In an annual tradition, hundreds of new laws came into effect in Virginia on July 1, 2019. My Virginia personal injury law firm colleagues and I pay close attention to these updates because seemingly small changes to what drivers and state residents can legally do may greatly increase or reduce risks for the types of accidents that send clients to our office doors.
We welcome each statute that lessens the likelihood of personal injuries and wrongful deaths. We also question legislative actions that make taking to the roads less safe. While we do appreciate having the ability to assist victims of other people’s negligence and recklessness, we would prefer to see people remain unharmed.
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Thing we were happy to see added to the Virginia Code are
- A total ban on holding a phone or other handheld electronic device while driving through work zones;
- Requiring children younger than 2 years old or shorter than the minimum height listed on the car seat tag;
- Increasing penalties for injuring someone while causing a boating under the influence crash;
- Increasing the penalty for not moving over or slowing down while approaching emergency vehicles or first responders working on the side of the highway; and
- Allowing pharmacists to distribute information on safe medication disposal while dispensing prescriptions.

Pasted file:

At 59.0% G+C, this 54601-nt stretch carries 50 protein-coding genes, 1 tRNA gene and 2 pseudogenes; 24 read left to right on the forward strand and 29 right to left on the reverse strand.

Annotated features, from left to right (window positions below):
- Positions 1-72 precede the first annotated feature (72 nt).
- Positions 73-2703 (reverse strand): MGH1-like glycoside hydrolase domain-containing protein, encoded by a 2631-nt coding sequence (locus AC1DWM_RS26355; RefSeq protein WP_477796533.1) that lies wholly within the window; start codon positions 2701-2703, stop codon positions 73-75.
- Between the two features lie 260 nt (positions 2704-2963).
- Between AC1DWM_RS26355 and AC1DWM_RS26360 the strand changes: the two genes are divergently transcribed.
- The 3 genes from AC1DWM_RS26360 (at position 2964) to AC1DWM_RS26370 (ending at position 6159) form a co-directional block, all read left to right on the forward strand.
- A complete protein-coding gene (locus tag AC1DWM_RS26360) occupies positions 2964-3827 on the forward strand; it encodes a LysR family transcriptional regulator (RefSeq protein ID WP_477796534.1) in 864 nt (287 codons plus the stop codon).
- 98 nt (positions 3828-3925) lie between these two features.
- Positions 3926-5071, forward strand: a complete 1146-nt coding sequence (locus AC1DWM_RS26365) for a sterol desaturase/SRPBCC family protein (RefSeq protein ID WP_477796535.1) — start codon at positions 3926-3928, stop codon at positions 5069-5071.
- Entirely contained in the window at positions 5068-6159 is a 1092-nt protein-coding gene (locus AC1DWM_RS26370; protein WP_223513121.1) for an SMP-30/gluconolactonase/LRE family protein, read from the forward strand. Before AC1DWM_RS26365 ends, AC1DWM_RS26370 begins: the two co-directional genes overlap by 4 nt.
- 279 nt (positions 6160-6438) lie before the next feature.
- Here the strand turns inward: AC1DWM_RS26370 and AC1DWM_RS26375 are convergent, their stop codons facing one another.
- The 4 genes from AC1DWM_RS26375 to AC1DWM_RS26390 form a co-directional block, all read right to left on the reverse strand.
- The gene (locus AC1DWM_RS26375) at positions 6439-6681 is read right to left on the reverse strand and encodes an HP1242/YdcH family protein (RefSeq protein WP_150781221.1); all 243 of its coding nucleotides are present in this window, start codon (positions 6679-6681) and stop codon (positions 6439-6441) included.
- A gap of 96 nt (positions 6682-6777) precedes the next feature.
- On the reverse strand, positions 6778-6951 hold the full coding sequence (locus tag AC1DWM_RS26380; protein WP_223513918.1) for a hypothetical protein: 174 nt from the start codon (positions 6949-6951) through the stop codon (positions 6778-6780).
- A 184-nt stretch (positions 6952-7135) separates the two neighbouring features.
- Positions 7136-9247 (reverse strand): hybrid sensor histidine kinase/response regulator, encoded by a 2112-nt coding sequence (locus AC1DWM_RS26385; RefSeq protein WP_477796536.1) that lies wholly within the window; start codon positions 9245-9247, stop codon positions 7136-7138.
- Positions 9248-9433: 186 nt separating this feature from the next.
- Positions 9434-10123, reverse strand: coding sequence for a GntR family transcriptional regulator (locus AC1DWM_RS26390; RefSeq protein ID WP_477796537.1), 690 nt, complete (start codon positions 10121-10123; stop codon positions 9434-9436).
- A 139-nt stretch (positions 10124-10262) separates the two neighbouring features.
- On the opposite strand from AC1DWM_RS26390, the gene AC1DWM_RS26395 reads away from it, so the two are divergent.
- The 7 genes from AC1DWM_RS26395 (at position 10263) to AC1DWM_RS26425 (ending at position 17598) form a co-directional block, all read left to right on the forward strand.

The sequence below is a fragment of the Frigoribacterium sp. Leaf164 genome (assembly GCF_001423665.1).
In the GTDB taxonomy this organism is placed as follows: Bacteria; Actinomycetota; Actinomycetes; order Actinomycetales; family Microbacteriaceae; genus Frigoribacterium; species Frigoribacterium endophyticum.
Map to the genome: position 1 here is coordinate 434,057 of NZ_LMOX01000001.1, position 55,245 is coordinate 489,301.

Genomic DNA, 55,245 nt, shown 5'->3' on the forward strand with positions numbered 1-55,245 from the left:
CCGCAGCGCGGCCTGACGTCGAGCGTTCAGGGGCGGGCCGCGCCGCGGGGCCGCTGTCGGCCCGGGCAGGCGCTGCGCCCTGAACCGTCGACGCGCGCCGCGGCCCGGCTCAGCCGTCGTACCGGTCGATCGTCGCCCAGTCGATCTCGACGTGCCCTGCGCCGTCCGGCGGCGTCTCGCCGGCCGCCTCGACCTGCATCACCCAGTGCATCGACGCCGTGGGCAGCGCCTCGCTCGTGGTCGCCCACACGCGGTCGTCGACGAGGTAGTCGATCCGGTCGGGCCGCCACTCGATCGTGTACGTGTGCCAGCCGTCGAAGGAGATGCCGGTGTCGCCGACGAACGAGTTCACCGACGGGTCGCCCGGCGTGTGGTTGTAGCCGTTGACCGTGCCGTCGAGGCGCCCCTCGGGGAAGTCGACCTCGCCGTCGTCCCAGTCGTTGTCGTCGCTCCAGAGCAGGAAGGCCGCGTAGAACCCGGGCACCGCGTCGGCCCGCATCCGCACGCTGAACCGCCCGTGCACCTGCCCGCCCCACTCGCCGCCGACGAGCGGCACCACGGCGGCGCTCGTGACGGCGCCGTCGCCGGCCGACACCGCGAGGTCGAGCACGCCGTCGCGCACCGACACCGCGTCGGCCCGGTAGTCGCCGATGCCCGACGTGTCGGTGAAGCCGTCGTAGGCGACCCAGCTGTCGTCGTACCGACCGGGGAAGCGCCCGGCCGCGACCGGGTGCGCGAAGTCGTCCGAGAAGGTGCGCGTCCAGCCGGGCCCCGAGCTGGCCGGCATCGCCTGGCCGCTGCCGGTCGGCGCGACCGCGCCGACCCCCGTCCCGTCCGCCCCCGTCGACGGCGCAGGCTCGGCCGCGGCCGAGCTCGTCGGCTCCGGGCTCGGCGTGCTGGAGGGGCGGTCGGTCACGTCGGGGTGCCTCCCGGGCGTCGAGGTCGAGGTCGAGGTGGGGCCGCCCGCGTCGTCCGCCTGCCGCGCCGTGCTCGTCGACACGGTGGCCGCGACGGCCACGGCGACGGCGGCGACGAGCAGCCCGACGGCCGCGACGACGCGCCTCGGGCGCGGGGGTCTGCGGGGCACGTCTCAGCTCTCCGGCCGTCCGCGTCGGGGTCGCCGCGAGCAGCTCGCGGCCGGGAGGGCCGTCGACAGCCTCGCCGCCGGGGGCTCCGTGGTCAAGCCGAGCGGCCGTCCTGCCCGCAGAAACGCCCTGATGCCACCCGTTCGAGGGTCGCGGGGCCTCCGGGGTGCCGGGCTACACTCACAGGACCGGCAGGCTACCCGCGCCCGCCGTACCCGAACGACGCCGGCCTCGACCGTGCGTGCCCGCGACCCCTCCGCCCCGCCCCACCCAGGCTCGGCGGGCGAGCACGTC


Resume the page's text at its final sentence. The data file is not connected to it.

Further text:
Simply having laws on the books does not guarantee compliance, but it is encouraging to see lawmakers work to reduce work zone accidents, drinking and boating and the potential misuse of unused opioids.
We were not as glad to see Virginia lift its ban on happy hour drink special advertising and loosen its limitations on licensing coworking spaces to provide beer and wine as perks for joining. Making it easier for people to find ways to drink and drive is never a net positive.
An experienced personal injury attorney with dual licensure in Virginia and North Carolina, Eric Washburn received a B.B.A. in Finance from James Madison University—initially worked in the information technology field before obtaining his law degree from Thomas M. Cooley Law School in Lansing, Michigan. Once an Assistant Commonwealth’s Attorney in Danville, Va., Eric has been recognized by Super Lawyers Magazine as a “Rising Star” Super Lawyer in Virginia since 2014.